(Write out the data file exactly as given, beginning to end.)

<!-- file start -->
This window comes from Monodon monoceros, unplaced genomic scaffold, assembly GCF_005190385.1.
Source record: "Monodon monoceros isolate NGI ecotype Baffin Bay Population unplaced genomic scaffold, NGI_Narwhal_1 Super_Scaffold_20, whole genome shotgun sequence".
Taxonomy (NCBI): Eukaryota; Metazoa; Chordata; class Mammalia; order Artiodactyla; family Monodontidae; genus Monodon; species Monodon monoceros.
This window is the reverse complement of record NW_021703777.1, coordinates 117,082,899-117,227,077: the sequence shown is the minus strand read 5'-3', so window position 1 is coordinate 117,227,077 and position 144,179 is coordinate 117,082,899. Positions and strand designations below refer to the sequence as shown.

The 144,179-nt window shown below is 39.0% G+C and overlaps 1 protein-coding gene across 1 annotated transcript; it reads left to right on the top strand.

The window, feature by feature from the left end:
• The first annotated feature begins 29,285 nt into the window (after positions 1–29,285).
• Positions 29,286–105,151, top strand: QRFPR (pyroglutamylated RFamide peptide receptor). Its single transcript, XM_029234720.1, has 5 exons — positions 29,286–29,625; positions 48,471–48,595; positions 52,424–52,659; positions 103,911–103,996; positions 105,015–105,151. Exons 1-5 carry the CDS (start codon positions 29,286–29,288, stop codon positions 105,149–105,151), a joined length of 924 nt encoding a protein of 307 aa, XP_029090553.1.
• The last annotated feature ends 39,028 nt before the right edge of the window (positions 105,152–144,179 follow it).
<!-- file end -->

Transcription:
This window comes from Monodon monoceros, unplaced genomic scaffold, assembly GCF_005190385.1.
Source record: "Monodon monoceros isolate NGI ecotype Baffin Bay Population unplaced genomic scaffold, NGI_Narwhal_1 Super_Scaffold_20, whole genome shotgun sequence".
Taxonomy (NCBI): Eukaryota; Metazoa; Chordata; class Mammalia; order Artiodactyla; family Monodontidae; genus Monodon; species Monodon monoceros.
This window is the reverse complement of record NW_021703777.1, coordinates 117,082,899-117,227,077: the sequence shown is the minus strand read 5'-3', so window position 1 is coordinate 117,227,077 and position 144,179 is coordinate 117,082,899. Positions and strand designations below refer to the sequence as shown.

The 144,179-nt window shown below is 39.0% G+C and overlaps 1 protein-coding gene across 1 annotated transcript; it reads left to right on the top strand.

The window, feature by feature from the left end:
• The first annotated feature begins 29,285 nt into the window (after positions 1–29,285).
• Positions 29,286–105,151, top strand: QRFPR (pyroglutamylated RFamide peptide receptor). Its single transcript, XM_029234720.1, has 5 exons — positions 29,286–29,625; positions 48,471–48,595; positions 52,424–52,659; positions 103,911–103,996; positions 105,015–105,151. Exons 1-5 carry the CDS (start codon positions 29,286–29,288, stop codon positions 105,149–105,151), a joined length of 924 nt encoding a protein of 307 aa, XP_029090553.1.
• The last annotated feature ends 39,028 nt before the right edge of the window (positions 105,152–144,179 follow it).